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Managed to pull it off! :wow:

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chkyrslf

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It doesn't look it, but cutting these strips took me an entire day. I'm sure you guys with the right tools and table saws etc. would knock it over in minutes, but I only really had a router (also have jigsaw but too rough), so I had to measure them up, clamp them with a timber guide and carefully run the router along the get nice straight cuts .

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So after buying the LED lights, I ran into a bit of a conundrum. I went with LED 'Neon Flex' over a standard LED strip, as it is set in a silicon tube and essentially 'pre-diffused'. As I have very little clearance behind my diffuser (by design, to also incorporate cupholders - could have gone one or the other, went both), I thought the silicon tube also set behind a diffuser panel would give the desired effect. The only problem is this tubing only emits the light from it's top, and has a solid white material down it's middle, which when set behind a diffuser shows up as a dark strip, rather than a nice even glow.

The neon flex looks like this, you can see the dark strip that I had to contend with...
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I took a few measurements and worked out that if I recessed it into a 10mm deep groove, I would hide all of the dark strip and only the illuminated top area would be protruding above the playing surface. I did up a bit of a test piece to see what the effect would look like:

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This is the standard colour I expect to use - I think it'll work with the green felt and chocolate brown rail. Light looks nice and smooth, no hotspots or dark strips

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Plenty of colour options for fun still.
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I was happy with the lighting effect - and that's with only 3mm of the tube showing above the playing surface! So now I took to cutting the 10mm groove around the outer ring of the playing surface. Due to my space restrictions, this would sit only 5mm behind the diffuser! This didn't seem feasible to me at first as recommendations on this site are for 25mm (1") of distance to help diffuse the light, but that's why I did a mock-up test piece first and was really happy with the result - being 'double diffused' removed the need for distance.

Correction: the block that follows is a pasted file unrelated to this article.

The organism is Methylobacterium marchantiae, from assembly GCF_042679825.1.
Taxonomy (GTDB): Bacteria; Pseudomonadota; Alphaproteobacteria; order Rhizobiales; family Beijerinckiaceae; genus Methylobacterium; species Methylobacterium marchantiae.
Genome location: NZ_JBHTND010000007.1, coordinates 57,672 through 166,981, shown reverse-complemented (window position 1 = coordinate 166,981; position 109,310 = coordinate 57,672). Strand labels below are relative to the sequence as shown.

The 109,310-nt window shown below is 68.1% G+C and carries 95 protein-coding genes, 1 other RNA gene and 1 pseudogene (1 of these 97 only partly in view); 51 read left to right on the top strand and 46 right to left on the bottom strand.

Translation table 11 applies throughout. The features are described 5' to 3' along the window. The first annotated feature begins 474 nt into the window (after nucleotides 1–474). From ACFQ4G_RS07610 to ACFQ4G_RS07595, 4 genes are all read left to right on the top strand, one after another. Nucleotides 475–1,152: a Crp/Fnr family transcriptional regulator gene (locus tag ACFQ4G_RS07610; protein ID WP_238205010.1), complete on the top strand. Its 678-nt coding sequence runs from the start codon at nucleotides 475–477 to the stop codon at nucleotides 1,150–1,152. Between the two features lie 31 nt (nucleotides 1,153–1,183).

Knowing that I could only leave a 5mm (a smidge over 3/16") rim between the diffuser and the LED groove was nerve racking - that's not a lot of material, so I wanted to get it right. Think I nailed it :cool

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Laid out the LED strip on it's own (no diffuser panel) just to test the width of the groove etc. and have a bit of play. Will still need to trim the LED rope and hide the excess.

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Here's a look at the groove for the LED rope all the way around:

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chkyrslf

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Alrighty, and tonight with all these grooves and panels/strips cut, I wanted to give it a bit of a test fit with a couple of diffuser panels in place. I haven't glued down any of the riser pieces yet, that will come next, just wanted to see how everything fit together before I went too far and couldn't change riser positions etc.

The piece you see in front of the diffuser came from a suggestion in my other rail design thread, but that piece extends essentially the height of the surface foam that will be applied to the playing surface, so that when the cloth is wrapped around, it gives it a nice edge, rather than compressing the edge of the foam and making a round edge into the diffuser panel - that's the plan anyway!

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How's that for minimum diffusing distance!?! :eek:

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Only got 2x diffuser panels in place, but can see it gives a nice even glow (that dark patch is just where the LED rope excess is currently, will sort that later on).

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Can see only the top of the neon flex tube extends above the playing surface, hiding the dark strip exactly as measured...whew.

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and that's it for today. More to follow in the coming days. Really looking forward to getting into the upholstery stage and seeing this thing really come to life!